Article

The Reformation was marked by fights with words, and the understanding of language and the use of it was central. This notion grew to a large extent out of the Renaissance movement in which new thinking on language had emerged, and the discipline of rhetoric, together with a renewed understanding of dialectics, had become more powerful than in medieval times. A turn toward the attention paid to rhetoric in antiquity took place, and a revival of ancient authorities on rhetorical and dialectical theory took root. Luther was a part of this, and rhetorical observations and thoughts play a substantial role throughout his oeuvre, not only in the way he made use of language in his struggle to find and spread new insights , but also in his thoughts, especially on spoken and written communication between God and man. The use of rhetoric is not the only key to explain how and why Luther’s theology developed in new and groundbreaking ways and became as influential as it did, but it certainly laid an important base for the unfolding of his creative thought.

Article

The treatise or essay has played a key role in the transmission of ideas in the Western intellectual tradition and the Church in particular. Generally shorter than a book or monograph, the treatise attempts to examine a topic in a manner that is thorough yet avoids systematic treatment. The tone of the treatise usually avoids polemics and favors instead a more dispassionate treatment of its subject. In the middle ages, treatises in scholastic theology often became highly abstract and lifeless, focusing more on logical precision designed to appeal to the mind (intellectus). Entreaties to the heart (affectus) were often suspect because they were thought to lack intellectual rigor. Martin Luther’s “rhetoric of faith” results in a different view of the form of the treatise. Luther’s theological revolution centered on justification by grace through faith alone meant that theology was no longer aimed at only the mind. The whole person, mind and heart (intellectus and affectus), was now the proper object of instruction and persuasion. Luther stresses that faith, or pistis in the New Testament sense, involves a trust that encompasses thinking and feeling. Accordingly, Luther’s treatises and essays often exhibit this new rhetoric. The tone is often warm and embracing but certainly not to the exclusion of the mind. Evidence of this can be seen in five treatises he composes in the crucial year of 1520. This is the period just before he is excommunicated. To say the least, his future is highly uncertain. It is not surprising that he turns to the genre of the treatise as a format well suited to his program of reform. The Freedom of a Christian, The Treatise on Good Works, On the Papacy in Rome, To the Christian Nobility of the German Nation, and The Babylonian Captivity of the Church are the result. Together they comprise a radical proposal for change that envisions a Church grounded in God’s Word and sacraments from which springs forth a people freed to love and serve their neighbors in all of their callings.

Article

Elke Anna Werner

In the mind of Martin Luther, images were first and foremost adiaphora and, as such, neither good nor bad. However, Luther spoke out firmly against the worship of images, as did other reformers. Based on his own anthropology, he countered the misuse of images by suggesting correct ways of using them, on the basis that man could only discover true faith through the mediation of images. For many years, researchers emphasized Luther’s negative attitude to images as a medium and highlighted the shift from a pre-Reformation culture of piety to the reformatory emphasis on the Scriptures. However, more recent examinations of liturgical practices and the link between art and politics, involving innovative methods, as well as some degree of imagination, have not only traced the development of a specific visual culture in Lutheranism but also highlighted their identity-creating function in denominational conflicts. What follows is an overview of the major image and media categories as portraits, allegories, altarpieces and epitaphs which influenced the visual culture of the Reformation. Lucas Cranach the Elder (c. 1472–1553) and his youngest son Lucas Cranach the Younger (1515–1586) were at the very center of this activity, together with their productive Wittenberg workshop. From the very beginning of the Reformation right through to the 1580s, both liaised with Luther, Melanchthon, and other Wittenberg reformers, respectively accompanying and decisively shaping the development of Protestantism with their pictures. What is more and of equal importance, the influence of their work is reflected in the popularity of their style in Protestant territories throughout the Empire during the 16th century.

Article

Antti Raunio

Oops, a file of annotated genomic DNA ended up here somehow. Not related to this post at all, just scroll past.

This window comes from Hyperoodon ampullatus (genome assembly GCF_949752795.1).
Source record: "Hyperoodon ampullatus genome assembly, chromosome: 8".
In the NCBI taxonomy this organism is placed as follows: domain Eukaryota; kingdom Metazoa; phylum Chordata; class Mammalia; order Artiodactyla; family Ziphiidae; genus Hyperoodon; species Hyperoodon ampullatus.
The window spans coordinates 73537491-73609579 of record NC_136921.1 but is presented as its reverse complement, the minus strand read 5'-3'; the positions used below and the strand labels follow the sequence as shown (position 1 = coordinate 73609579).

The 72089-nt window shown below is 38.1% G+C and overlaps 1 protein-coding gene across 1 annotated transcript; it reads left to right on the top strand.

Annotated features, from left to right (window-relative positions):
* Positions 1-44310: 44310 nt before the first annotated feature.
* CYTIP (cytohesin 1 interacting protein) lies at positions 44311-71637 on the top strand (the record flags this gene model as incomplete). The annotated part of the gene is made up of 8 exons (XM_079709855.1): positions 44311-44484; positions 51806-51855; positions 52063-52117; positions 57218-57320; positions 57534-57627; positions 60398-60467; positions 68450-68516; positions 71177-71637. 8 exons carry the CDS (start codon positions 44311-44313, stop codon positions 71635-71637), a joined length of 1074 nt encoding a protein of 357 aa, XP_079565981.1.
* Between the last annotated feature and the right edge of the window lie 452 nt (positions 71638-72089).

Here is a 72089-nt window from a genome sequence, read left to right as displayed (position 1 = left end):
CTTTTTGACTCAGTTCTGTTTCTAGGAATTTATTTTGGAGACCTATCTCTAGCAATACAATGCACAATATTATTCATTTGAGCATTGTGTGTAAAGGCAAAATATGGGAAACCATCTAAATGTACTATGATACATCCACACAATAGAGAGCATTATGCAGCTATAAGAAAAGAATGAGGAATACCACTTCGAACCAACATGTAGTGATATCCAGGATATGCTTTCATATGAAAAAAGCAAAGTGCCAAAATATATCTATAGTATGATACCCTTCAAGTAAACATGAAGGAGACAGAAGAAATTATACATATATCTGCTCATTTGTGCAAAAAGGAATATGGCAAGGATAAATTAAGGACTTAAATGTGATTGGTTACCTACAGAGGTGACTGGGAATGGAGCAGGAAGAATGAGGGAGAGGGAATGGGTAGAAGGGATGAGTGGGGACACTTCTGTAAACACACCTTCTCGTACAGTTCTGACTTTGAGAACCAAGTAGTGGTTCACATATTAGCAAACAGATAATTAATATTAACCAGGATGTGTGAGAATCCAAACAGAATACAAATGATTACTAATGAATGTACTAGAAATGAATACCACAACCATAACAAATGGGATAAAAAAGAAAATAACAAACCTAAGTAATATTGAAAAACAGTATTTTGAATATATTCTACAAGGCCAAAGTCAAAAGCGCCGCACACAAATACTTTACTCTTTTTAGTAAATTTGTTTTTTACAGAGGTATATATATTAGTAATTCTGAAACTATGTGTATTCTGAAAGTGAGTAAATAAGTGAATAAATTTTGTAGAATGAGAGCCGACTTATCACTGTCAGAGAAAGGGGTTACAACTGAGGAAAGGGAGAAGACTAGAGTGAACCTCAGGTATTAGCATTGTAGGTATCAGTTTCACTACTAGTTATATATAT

The questions of love’s nature and its different forms were crucial to Martin Luther from the beginning of his theological career. Already as a young monk and theologian he struggled with the human incapacity to love God and sought a satisfying answer to this problem. He criticized the views of late medieval theologians such as Duns Scotus and Gabriel Biel and developed his own interpretation on the basis of the distinction between human and divine love. In the 1930s, the Swedish theologian Anders Nygren presented an interpretation of Luther’s theology of love that became widely accepted. Nygren made a strong distinction between two kinds of love and called them eros and agape. In his view they were contradictory to each other. Only the latter, selfless and disinterested agape, which gives to the object its value, is proper Christian love. For Nygren, Luther is the main representative of Christian agape, which is directed from God to a human being and from that human being to a neighbor. A human’s love of God is actually excluded, and God is considered to be the object of faith. The strength of Nygren’s view has probably prevented a larger discussion of Luther’s theology of love. Nevertheless, since the 1980s some scholars have criticized Nygren’s interpretation of Luther. Among Catholic Luther scholars, Peter Manns in particular was interested in Luther’s conception of love of God and its connections with monastic theology. On the Lutheran side, Tuomo Mannermaa came to Luther’s theology of love from the viewpoint of the relation between faith and love. For Mannermaa, “faith” in Luther’s view is above all real participation in Christ and through him in the life of the Triune God. This led Mannermaa to think about Christian love in terms of real participation in divine love. In understanding the ontological nature of love, Mannermaa thus clearly differs from Nygren’s value-theoretical approach. When seeking answers to his questions concerning Christian love, Luther used elements of the theological tradition. As an Augustinian monk, he could adhere to many emphases of his own order: Christian life as love of God and one’s neighbor, receiving of God and his gifts and denying oneself, and living in Christian unanimity where Christians have one mind and one heart. Luther interpreted all these Augustinian aspects through his own understanding of self-giving divine love, which sets one in the other’s position in order to understand his or her needs. Such love fulfills the demand of the law, which orders one to love God above all and one’s neighbor as oneself. To love God means to consider him to be goodness itself and the source of everything good, as well as to will the same with him. In other words, one has to set oneself in God’s position in order to understand that the only living God wants and needs to be considered as such. Only then is one able to receive everything good from God and to serve one’s neighbors with everything one has. The self-giving divine love gives to its objects their existence, goodness, beauty, righteousness, strength, wisdom, and wealth. In this sense, everything comes from God. A human being is meant to love with a similar love, which is oriented to those who are “nothing,” sinful, weak, poor, foolish, or unpleasant, in order to make them living, righteous, holy, strong, wise, and pleasant. This kind of love does not “seek one’s own” from its objects but gives them what it is and has. However, it does not exclude love of good and of things, such as God himself and his beautiful creatures. They may and should be loved because of their divine goodness, not because of some benefit which one may get from them. Luther often says that God is to be loved in one’s suffering, needy, and ailing neighbors. God is thus hidden within disadvantaged humans, so that his goodness is to be seen only through them. But God may also be loved when one has experienced his love and mercy. Then one experiences how God loves one who in himself or herself is “nothing.” This experience arises from love as thankfulness and from joy in God’s goodness. In both cases God is loved as a good and merciful heavenly Father, but without the intention of seeking for one’s own benefit from him. The love of God in this sense means that one does not “dictate” to God what is the good that she awaits from God, but is ready to receive everything that God wants to give.